For women, for us who go barefoot out the front door to pick pommecythere from our own pregnant trees, may we not die. For women, for us who run in rubber slippers and headscarf to the corner shop for vienna sausage, crix and three plumes matches, may we not die. For women, for us whose high heels stick in the pavement grating on a lonely road in town on the walk back to the parkade, may we not die.
May we live to see our grandmothers’ teeth fall out and be replaced by gold. May we arrive to birthday parties with arms full of cake and ice cream and metallic discount-bag balloons. May we arrive to fetes in the very tiniest of pumpum shorts with our glittery purses packed full of pepper spray we don’t have to use. May we arrive to the churches alive, to the lover’s house alive, to the croisee by the clock tower alive, may it not matter so much where we’re going, holy or profane, except that we are allowed the right to get there breathing, unmolested, our lungs not riddled with knifemarks, our vaginas untorn.
May the convent or bush or deep south of our accents be inconsequential to our living or dying. May the contents of our bank accounts be inconsequential to our living or dying. Maybe it may also be that if we are killed, though this is a prayer against death, the first questions will not be how many men we took between our thighs or lips, how many children we had with how many men, how many men we liked were gunmen themselves. May our eulogies not be peppered with should have known betters, should have studied harders, should have taken more care with ourselves, should have apologized to the bullet for our insolence, the choking rope for our slack ways, the violence of our own underwear stuffed down our throats for being bad, naughty girls.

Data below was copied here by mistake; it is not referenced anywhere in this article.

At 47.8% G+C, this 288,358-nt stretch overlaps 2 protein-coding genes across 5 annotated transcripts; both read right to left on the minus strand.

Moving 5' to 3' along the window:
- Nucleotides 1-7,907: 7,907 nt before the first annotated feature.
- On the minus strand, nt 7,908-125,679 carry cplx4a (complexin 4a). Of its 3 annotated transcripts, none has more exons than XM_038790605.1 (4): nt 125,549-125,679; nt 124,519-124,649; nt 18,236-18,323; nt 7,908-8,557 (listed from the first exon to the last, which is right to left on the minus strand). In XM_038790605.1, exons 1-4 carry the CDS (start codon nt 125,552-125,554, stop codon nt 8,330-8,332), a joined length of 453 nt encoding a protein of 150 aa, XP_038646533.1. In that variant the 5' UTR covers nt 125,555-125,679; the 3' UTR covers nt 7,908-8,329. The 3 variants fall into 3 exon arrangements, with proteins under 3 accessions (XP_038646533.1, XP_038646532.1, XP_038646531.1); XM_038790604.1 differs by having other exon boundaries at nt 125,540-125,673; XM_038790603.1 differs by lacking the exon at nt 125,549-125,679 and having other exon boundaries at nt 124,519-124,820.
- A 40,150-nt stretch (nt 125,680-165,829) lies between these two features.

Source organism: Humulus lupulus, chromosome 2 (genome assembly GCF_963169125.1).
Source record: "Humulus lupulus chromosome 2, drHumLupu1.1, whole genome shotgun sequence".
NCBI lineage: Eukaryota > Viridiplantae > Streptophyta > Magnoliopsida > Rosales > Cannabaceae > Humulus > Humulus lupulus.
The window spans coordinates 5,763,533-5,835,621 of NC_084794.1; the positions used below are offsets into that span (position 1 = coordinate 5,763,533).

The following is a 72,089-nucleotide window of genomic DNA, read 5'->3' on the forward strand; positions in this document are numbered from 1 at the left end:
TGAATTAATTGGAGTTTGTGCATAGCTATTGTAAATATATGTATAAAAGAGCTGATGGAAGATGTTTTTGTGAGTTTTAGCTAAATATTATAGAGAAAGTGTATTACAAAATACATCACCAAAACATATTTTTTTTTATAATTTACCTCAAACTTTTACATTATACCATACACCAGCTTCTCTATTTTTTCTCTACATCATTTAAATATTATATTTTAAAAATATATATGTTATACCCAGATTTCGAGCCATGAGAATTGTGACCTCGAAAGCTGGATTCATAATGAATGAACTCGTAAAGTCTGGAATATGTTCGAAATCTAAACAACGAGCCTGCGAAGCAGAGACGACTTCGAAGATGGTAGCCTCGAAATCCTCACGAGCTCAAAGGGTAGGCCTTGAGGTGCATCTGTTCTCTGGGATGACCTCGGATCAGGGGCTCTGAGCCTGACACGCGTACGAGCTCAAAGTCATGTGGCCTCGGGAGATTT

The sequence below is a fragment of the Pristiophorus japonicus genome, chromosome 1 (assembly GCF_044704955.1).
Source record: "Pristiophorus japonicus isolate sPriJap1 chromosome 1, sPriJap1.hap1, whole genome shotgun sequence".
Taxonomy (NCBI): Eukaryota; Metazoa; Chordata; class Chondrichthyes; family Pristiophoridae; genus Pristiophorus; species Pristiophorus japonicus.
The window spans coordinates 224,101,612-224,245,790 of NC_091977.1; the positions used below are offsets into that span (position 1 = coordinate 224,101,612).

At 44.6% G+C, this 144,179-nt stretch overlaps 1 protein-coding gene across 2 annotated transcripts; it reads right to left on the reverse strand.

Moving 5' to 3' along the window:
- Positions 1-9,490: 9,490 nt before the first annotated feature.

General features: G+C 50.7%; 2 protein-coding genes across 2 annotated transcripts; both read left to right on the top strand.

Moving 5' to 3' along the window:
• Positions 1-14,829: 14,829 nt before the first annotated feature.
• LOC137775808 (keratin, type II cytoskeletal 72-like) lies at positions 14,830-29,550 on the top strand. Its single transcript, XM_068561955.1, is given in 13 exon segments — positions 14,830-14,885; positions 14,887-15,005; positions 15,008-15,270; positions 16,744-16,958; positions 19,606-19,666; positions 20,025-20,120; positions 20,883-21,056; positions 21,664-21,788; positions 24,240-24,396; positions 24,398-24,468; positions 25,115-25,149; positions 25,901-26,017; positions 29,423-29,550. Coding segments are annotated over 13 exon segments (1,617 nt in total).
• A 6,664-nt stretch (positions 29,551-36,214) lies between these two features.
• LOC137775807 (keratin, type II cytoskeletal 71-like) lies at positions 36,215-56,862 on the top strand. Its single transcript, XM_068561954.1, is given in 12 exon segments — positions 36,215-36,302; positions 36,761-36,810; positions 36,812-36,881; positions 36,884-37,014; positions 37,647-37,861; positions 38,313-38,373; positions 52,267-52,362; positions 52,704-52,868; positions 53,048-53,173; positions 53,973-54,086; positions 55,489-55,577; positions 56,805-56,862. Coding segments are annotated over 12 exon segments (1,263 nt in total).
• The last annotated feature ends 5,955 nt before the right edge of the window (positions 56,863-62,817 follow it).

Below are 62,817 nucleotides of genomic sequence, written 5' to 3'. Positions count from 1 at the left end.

May we remember Ashanti Riley and uplift her name. May we remember Shannon Banfield and uplift her name. May we remember Latoya Hughes and uplift her name. May we remember Asami Nagakiya and uplift her name. May we remember Gabriella Du Barry and uplift her name. May we remember Andrea Bharatt and uplift her name.
If prayers depend on faith and repetition, the solidity of clasped hands, the offering of fresh flowers and incense and shrines, the again, again, again of words we believe in in the face of death, may life be our faith. May the joy of living be in our repetition. May safety be present in our clasped hands. May we offer flowers of hopefulness, incense of resolve, at our shrines overlooking newer, safer, softer days. May we be able to look into the faces of our sisters before they purple and mottle and say: Trust me with yourself. May it be that we can outstretch our hands and catch the hands of our sisters before someone extinguishes her life. May we become more and more of what we already are—powerful, collective, brave enough to fight and brave enough to weep hard—that we make murderers fear us. That we bring love to a table where only terror is being served and ask ourselves to eat ’til we are full. May we all wake up to pray again tomorrow.
Awomen. Awomen. Awomen.
Shivanee Ramlochan is a Trinidadian poet, critic, and book blogger. Her first book of poems, Everyone Knows I Am a Haunting (Peepal Tree, 2017), was a finalist for the 2018 People’s Choice T&T Book of the Year and was shortlisted for the Felix Dennis Forward Prize for Best First Collection. “The Red Thread Cycle,” from her debut collection, placed second in the 2014 Small Axe Literary Competition in poetry and was on audiovisual display at the National Art Gallery of The Bahamas. She was a 2019 John Ciardi Poetry Fellow at the Bread Loaf Writers Conference and a 2019 Millay Arts Poetry Fellow. Find Shivanee’s work online at www.novelniche.net, shivaneeramlochan.com, and @novelniche.